Mineral Wells Index, Mineral Wells, TX

February 27, 2014

Baker resurrection

Council votes Tuesday to put 4B to vote


— By TYLER MASK



Tuesday night's Mineral Wells City Council meeting – although less than seven minutes long – was based on massive amounts of planning, ending with all council members voting in favor of putting the 4B sales tax to a vote in May. If passed, the reallocation of tax dollars will play one of the final parts in funding the Baker Hotel restoration project. With all of city council on board, the fate of the Baker now rests in the hands of residents.

Through the years, Mineral Wells has witnessed a slowly decaying giant in the middle of town. One couple has literally seen the Baker Hotel fall a part from a few feet away every day – and night – for the last three decades, and they have finally had enough.

Mineral Wells natives Bryan and Laura Marsh, known around town for their two businesses, Jitter Beans Roasting Company and Down Town Video and Laser, are conveniently located just across the street from the Baker. They also live downtown, which means the 14-story building never leaves their sight.

Some may grow weary of seeing the same things everyday – this duo feels otherwise. They aren't sick of the Baker, they are just sick of watching it fall a part.

The Marshes moved downtown in 1981, and JBRC opened shop Aug. 23, 1989. Although this was after the Baker's prime, Laura Marsh remembers a time when it was still in good condition.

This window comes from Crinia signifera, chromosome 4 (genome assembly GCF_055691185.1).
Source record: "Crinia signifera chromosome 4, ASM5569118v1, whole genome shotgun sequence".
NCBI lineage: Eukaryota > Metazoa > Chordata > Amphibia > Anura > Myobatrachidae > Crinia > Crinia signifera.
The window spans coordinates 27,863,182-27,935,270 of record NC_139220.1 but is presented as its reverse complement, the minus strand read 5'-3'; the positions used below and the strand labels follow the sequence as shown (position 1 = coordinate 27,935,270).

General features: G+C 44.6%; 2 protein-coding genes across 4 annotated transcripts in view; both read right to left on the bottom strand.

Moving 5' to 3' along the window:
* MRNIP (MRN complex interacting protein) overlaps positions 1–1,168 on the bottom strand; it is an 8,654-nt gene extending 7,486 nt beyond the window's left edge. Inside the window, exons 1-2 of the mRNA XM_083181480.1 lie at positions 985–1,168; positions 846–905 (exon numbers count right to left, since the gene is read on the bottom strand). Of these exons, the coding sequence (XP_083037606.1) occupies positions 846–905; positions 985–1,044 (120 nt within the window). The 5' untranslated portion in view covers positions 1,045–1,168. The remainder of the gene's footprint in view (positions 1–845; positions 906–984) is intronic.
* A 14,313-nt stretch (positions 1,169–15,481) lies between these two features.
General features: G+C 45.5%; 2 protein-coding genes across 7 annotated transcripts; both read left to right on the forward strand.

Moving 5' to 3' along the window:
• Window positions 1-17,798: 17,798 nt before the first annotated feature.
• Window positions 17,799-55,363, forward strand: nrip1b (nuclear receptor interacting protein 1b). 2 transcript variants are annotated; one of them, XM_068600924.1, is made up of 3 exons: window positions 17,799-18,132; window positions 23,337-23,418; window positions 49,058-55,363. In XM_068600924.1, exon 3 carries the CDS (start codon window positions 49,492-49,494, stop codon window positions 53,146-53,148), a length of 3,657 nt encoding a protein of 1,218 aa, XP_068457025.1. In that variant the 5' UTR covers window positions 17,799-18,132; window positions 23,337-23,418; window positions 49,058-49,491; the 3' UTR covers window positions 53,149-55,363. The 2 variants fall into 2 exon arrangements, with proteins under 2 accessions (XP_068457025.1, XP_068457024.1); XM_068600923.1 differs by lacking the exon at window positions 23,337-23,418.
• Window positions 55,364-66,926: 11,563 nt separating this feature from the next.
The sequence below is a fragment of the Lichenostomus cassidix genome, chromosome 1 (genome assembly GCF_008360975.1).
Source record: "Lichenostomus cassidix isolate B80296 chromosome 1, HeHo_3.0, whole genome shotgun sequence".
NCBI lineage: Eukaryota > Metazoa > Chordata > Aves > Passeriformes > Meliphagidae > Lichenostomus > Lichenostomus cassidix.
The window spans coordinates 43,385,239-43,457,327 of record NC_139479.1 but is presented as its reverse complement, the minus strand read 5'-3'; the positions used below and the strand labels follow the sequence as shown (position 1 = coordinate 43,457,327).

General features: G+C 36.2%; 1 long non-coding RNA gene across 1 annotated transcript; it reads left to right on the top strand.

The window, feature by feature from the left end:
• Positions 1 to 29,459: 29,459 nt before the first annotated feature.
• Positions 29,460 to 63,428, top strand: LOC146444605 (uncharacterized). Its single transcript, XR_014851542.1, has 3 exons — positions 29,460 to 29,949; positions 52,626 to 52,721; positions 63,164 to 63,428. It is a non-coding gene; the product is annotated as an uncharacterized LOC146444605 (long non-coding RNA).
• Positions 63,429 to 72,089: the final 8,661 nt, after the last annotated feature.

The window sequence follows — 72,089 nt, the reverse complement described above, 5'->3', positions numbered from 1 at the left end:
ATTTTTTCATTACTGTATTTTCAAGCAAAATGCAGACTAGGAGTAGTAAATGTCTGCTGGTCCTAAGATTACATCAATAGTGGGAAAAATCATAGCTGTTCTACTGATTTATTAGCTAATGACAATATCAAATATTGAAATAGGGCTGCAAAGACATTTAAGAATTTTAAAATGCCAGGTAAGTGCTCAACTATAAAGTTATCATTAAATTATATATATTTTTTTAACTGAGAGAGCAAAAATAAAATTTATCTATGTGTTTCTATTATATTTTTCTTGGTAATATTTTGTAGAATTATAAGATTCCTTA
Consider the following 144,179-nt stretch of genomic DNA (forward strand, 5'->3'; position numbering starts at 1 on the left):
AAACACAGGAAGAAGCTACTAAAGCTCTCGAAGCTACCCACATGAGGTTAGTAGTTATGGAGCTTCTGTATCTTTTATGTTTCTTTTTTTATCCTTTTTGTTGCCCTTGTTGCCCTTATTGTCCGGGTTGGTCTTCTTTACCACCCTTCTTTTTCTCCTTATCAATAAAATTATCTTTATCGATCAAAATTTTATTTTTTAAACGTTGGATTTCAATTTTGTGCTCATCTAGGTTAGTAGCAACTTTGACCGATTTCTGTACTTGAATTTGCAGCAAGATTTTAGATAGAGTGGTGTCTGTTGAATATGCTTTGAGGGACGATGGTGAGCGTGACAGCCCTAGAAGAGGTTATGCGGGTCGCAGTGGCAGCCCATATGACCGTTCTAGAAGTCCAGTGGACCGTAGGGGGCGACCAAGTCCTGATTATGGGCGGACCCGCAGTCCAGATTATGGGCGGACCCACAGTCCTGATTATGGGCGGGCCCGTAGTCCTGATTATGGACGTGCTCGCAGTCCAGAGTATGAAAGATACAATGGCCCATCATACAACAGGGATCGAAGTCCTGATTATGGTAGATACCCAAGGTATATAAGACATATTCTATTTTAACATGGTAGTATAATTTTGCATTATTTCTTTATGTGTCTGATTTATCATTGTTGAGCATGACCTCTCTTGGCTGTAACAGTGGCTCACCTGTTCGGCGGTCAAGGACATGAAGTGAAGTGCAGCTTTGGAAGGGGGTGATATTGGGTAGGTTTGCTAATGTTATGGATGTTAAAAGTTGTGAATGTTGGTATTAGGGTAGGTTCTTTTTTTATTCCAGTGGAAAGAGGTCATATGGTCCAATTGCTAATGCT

“We've looked at it for all these years,” she said. “I have pictures of it with windows in it.”

Despite all the obstacles the Baker has faced, the Marshes are more than hopeful for a full restoration.

“[We are] 100 percent, 103 percent, 200 percent [hopeful],” Laura Marsh said. “It is like the ultimate goal for it to be restored, and these guys know what they are doing. They have done everything. They know every in, every out. They know exactly how much this will cost. They did their homework.”

While the Baker restoration team, who visited city council last Tuesday, is working diligently to complete the final touches on funding, the Marshes are doing their part as well.

For those looking to see the floor plan of the Baker, the Marshes have it on display inside JBRC. Through the past six years, they recall many members of the Baker restoration team, including Director of Finances Laird Fairchild, stopping by multiple times for a cup of coffee to ponder ideas on restoring the Baker. In combination with this, their business location and a desire to see the hotel restored, they only saw fit to have the restoration floor plans in their shop.

Since Feb. 11, when the floor plans arrived, the Marshes have had many people stop by to view the plans. As a part of their commitment to seeing the Baker restored, the Marshes decided to take names and ask where all these people are from – more than half are from out of town. A few names include:

• Josey Lynn from California who said she “can't wait.”

• Matthew Eaton from Oklahoma who said he “can't wait to make a reservation.”

• Mark Doak from West Virginia who said he is “glad to see it.”

• Rhonda Curl from Georgia who said she is “so excited [and has] been several times.”

• Carla Boland from South Carolina who said she “would love to see it restored,” adding that “it's beautiful.”

The Marshes chose to start this list for many reasons, including the desire to honor the restoration team, and to prove to locals who don't believe that restoration will happen, that there are people coming from all over just to see the Baker in a new glory. They encourage residents and visitors to stop by, sign in and learn more about the historical building and the people fighting for it.

“We are ready,” Laura Marsh said.